Facebook’s fake-news problem is wildly out of control.
BuzzFeed is reporting that at the end of the US presidential election, the top malicious fake news stories actually outperformed legitimate news stories shared by some of the most popular media companies.
According to data from a Facebook-monitoring tool cited by BuzzFeed, the top 20 fake news stories collectively got more engagements – shares, likes, and comments – than 20 factually accurate news stories shared by mainstream news outlets.
In first place was the false “Pope Francis Shocks World, Endorses Donald Trump for President, Releases Statement,” which got a staggering 960,000 engagements when it was shared by Ending The Fed. The second-most-popular post cited by BuzzFeed was when The Washington Post shared the non-hoax “Trump’s History of Corruption is Mind-Boggling. So why is Clinton Supposedly the Corrupt One?”
Unscrupulous hoaxers are using Facebook to spread bald-faced lies – and there’s a growing body of evidence to suggest that they may have had an impact on people’s voting decisions in a historic presidential election.
At the same time, Facebook is burying its head in the sand.
Mark Zuckerberg’s claims about fake news are contradictory
CEO Mark Zuckerberg has been extremely dismissive of the idea that fake news played a part in people’s voting decisions and the election of Republican Donald Trump as president. “Personally, I think the idea that fake news on Facebook – it’s a very small amount of the content – influenced the election in any way is a pretty crazy idea,” he said at a conference after the November 8 election.
Is it really so crazy? Bear in mind a few things:
- A secret study by the social network found it was able to influence the moods of users by showing them more or less positive posts in their News Feed in what it referred to as “emotional contagion.” In short: Facebook’s own research suggests the type of content it shows its users can influence them. Facebook has a sophisticated program trying to persuade political organisations to buy advertisements on the site. Is it really so implausible that user opinions could be swayed by ads but not extremely popular and widely shared false news stories? “There’s an entire political team and a massive office in DC that tries to convince political advertisers that Facebook can convince users to vote one way or the other,” former Facebook employee Antonio Garcia-Martinez told NPR. “Then Zuck gets up and says, ‘Oh, by the way, Facebook content couldn’t possibly influence the election.’ It’s contradictory on the face of it.” Zuckerberg himself has pointed out – in a defence of Facebook in the face of false-news criticisms, no less – that the site “helped more than 2 million people register to vote, and based on our estimates we got a similar number of people to vote who might have stayed home otherwise.” So yes, Facebook can influence voting behaviour. Facebook has previously been misleading on issues inconvenient to it. In 2015, the social network told Recode the news stories in its Trending section were all chosen algorithmically – but leaked documents and guidelines subsequently showed that human curators could “inject” stories into the section.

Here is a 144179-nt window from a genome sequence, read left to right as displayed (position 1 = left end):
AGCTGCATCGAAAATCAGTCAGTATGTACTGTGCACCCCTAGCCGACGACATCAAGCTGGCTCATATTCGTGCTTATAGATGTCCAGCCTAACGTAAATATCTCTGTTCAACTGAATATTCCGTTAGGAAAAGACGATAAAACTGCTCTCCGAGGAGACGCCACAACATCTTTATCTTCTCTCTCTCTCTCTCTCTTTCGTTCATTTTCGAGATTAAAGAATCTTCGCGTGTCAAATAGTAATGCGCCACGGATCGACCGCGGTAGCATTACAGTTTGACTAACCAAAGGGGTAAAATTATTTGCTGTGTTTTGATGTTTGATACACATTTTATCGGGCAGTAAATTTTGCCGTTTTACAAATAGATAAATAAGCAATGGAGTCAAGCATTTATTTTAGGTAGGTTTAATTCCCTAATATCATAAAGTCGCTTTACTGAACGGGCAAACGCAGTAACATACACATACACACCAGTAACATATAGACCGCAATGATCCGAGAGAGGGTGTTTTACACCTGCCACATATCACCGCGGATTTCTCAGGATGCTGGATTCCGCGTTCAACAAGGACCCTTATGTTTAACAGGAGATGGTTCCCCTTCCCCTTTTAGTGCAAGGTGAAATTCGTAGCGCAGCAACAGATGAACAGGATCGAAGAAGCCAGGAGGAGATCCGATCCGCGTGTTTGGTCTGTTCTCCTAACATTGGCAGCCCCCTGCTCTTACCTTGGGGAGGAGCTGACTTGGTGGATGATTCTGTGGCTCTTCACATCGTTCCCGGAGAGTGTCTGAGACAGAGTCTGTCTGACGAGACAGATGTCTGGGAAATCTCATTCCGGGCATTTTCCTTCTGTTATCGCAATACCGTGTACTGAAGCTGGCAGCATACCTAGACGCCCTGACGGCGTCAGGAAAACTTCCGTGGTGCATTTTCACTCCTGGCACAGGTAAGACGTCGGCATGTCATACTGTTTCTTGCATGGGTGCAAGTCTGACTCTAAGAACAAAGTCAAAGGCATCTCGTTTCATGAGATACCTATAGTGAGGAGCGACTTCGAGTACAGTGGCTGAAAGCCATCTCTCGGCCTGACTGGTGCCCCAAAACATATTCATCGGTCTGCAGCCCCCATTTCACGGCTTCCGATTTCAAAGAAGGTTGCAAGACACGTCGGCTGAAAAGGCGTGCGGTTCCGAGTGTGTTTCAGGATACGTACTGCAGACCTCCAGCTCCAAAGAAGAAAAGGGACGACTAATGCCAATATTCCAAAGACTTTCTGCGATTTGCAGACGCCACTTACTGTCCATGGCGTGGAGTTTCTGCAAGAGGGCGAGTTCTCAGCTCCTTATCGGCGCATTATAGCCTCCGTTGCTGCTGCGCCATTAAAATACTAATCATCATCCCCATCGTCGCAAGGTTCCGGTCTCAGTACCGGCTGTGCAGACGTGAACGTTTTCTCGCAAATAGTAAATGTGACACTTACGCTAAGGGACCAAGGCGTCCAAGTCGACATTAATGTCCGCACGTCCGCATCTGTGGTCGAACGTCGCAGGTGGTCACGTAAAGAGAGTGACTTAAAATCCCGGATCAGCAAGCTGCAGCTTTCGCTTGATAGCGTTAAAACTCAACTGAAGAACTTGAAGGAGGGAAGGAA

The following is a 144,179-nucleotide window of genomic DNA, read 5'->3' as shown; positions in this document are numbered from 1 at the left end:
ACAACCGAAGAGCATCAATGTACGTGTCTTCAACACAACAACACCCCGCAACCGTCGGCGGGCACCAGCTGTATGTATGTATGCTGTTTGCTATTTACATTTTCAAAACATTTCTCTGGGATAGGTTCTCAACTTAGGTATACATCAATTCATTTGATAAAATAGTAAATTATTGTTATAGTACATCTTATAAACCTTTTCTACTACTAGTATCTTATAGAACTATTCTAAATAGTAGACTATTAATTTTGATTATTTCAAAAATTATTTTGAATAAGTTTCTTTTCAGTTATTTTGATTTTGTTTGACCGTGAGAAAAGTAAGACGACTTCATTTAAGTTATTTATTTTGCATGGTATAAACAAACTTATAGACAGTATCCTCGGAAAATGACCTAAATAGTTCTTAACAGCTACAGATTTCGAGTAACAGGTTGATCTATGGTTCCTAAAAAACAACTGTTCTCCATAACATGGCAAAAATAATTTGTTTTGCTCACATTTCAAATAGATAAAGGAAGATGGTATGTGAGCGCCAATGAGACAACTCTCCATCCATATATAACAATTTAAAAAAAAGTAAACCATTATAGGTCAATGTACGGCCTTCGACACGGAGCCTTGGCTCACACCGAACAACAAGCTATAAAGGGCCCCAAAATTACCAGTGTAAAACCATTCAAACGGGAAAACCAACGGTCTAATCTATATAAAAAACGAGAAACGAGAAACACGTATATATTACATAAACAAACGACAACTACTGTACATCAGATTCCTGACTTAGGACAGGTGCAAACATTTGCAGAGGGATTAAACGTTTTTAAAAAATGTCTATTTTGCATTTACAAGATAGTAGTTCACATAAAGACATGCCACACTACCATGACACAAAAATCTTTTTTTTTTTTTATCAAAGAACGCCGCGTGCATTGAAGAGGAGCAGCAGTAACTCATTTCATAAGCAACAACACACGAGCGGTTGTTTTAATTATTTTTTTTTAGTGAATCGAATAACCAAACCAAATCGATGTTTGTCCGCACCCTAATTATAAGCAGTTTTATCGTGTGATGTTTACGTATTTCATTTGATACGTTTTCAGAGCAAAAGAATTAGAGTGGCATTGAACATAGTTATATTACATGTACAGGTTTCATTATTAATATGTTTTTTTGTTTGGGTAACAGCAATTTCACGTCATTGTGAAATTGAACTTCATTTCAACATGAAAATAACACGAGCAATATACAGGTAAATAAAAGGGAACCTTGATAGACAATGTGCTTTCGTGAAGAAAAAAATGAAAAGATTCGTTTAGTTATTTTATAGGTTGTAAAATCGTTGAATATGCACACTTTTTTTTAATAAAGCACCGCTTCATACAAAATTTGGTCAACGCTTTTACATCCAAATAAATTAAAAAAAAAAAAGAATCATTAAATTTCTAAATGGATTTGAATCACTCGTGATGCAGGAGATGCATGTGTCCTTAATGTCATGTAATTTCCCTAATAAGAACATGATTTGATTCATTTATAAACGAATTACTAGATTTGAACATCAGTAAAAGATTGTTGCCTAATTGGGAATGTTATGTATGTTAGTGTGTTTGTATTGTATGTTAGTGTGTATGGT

‘It’s as if tobacco companies controlled access to all medical and hospital records’
In a subsequent Facebook post, Zuckerberg elaborated on his argument. He wrote (emphasis ours):